Poetry | June 01, 2004
Poetry Feature: Gabriel Welsch
Featuring the following poems:
- The Telemarketer Basically Enjoys Talking with Goldbarth, Though it Ends Too Soon for Her Preference
- The Telemarketer Calls a Poet She’s Actually Heard Once on NPR to Talk to Him About Relief From the Burden of High-Interest
- The Telemarketer Means to Call Baker About Erectile Dysfuntion but, in a Misdial, Winds Up With Simic
- The Telemarketer Calls Basho About a Cure for the Winter Blues
- After Calling Too Many Poets, the Telemarketer Gives Up
- The Telemarketer’s Husband, Unemployed, Kills Time in a Cafe, Waiting to Pick Her Up
The Telemarketer Basically Enjoys Talking With Goldbarth, Though It Ends Too Soon for Her Preference
Is the man of the house at home?
I can’t believe you just said that, your throwback euphemism
drags up a past to lament and praise, supernova twice, bigness
a narcoleptic paradox running down the lice-ridden rungs of time-
-so you’re the man, er, the head of the household.
You could say that.
Excellent. I have some questions?
Is it excellent? Do you know what you’re saying? Or are you like
the loquacious cockatiel, your exuberance a feathered haste,
chit-chat scattershot like rejected millet flecking a shag carpet.
We discuss you, you know, over dinner, over grilled fish or
a burger flame-plump and greasy, while the moon, at once pale
and thick, opaque as sperm, like turned milk, looks nailed
to a frail horizon, and we complain, bitch about the everyday
invasions, grudge and shrug to admit some utility in the cubicled
greeting mills …
[This is easily the best call I’ve had all day.]
put up with coy asides and pomegranate
scatters of salesmanship, of salespersonship, of the multiple
mutations of commerce, while some of us raise the specter
of a forgotten conquistador whose arrival on palm-sotted shores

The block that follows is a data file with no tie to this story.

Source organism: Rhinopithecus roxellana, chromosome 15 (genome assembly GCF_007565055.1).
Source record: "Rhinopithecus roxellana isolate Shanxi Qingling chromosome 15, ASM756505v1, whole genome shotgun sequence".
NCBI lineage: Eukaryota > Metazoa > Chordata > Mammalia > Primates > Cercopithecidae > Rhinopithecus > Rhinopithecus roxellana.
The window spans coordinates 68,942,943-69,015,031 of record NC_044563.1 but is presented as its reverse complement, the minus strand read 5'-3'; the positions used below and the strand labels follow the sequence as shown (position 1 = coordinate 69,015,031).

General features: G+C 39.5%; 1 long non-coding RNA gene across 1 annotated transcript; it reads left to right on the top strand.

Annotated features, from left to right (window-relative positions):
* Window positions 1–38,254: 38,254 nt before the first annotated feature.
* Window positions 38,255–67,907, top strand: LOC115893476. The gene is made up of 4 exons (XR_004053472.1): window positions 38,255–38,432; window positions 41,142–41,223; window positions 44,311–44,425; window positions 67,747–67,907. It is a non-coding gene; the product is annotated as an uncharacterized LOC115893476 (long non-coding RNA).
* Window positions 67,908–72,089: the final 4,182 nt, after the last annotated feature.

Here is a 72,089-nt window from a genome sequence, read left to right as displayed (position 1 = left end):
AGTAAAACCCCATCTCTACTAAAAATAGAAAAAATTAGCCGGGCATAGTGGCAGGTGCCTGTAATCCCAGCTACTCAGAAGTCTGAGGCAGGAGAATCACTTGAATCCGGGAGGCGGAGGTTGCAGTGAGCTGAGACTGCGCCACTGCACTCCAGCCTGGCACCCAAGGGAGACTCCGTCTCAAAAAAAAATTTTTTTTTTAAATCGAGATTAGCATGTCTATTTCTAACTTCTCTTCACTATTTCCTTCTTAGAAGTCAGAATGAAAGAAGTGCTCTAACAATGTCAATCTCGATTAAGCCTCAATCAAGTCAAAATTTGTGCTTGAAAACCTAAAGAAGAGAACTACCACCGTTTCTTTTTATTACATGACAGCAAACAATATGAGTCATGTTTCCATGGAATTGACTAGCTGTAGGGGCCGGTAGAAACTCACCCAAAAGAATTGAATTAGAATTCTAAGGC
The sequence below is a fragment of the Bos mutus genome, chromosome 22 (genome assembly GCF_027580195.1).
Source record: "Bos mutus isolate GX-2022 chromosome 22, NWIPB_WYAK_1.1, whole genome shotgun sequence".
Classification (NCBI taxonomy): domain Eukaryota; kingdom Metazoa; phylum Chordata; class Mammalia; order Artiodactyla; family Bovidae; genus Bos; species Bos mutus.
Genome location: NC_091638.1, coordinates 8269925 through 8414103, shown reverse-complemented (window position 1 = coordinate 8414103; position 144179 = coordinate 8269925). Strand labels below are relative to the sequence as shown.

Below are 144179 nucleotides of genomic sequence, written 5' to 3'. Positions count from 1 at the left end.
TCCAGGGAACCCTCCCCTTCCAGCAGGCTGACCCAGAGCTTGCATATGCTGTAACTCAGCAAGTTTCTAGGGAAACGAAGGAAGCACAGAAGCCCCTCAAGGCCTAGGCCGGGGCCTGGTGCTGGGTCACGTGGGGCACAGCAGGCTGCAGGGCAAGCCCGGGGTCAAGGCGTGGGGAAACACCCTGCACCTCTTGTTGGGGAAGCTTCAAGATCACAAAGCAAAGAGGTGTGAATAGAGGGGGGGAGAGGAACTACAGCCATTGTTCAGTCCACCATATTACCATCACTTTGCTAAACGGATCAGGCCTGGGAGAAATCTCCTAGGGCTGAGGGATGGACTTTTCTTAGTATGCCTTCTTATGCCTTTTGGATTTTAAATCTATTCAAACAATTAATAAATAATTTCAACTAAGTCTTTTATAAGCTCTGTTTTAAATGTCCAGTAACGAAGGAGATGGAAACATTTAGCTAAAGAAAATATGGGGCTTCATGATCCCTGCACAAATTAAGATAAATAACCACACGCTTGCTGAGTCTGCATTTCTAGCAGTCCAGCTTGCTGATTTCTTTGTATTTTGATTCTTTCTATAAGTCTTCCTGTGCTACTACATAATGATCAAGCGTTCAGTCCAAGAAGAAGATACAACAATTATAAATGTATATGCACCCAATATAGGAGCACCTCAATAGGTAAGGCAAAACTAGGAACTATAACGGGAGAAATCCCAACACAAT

in 1570, rifle-pricked and steel-cowled, cowed the first native
he saw with a plea for water, for anything other than salt,
anything other than the lexicon of distance and its flat
horizons, and in effect exercised the great prerogative
of free markets, or free enterprise anyway, sans the lovely
parting gifts of affected tele-purchasing by simply getting
to the fucking point and asking, right out there, crackerjack
simple, for exactly the thing he wanted and nothing more.
Okay. We’re running a special on appliances.
Don’t need any. See ya.
The Telemarketer Calls a Poet She’s Actually Heard Once on NPR to Talk to Him About Relief From the Burden of High-Interest Credit Cards
Mr. Collins, I am calling today about an important opportunity for you to start paying down those
high- interest credit cards and get on the road to good credit.
I don’t have credit card debt. Thank you.
Now wait. I’ve read your poems,
of your affinity for wine
and bread’s pleasures, for candlesticks
and clutches of freesias, your taste for brocade,
your love of solid furniture, your likely
You know, don’t you, not to take poems
as biography, right? You can’t just
strap them down and beat from them
the details of a poet’s life. You know
So they say. But you also write
what you know, right? Clean out
your attic, describe and collect
what you find there?
That’s part of it.
Then isn’t it reasonable market
research to have a look at your work
and deduce you’ve had contact
with lots of stuff at one point?
Fair enough. You can assume my valise,
too, is tooled leather, my books gilt-edged
and leather as well, my dinners tidy opulences,
but if I told you, in a slight stutter, sotto
voce, that I now had just finished a Big Mac
and was preparing to watch Hannity and
Colmes, to ignore the trifling sky
and the corduroy hours of evening, would you
frown, want to tousle my hair, tell me I’m
being silly, ship me to bed? Or, are you
the moth drawn to this flame, the spoon
yearning to lie with the knife, the bureau
drawer yawning to be filled with folds
of colored socks and accidental change?
You have a point, there.
I usually do. I don’t care how many
condescending titters I hear.
Not from me you don’t.
No. True. Never from you.
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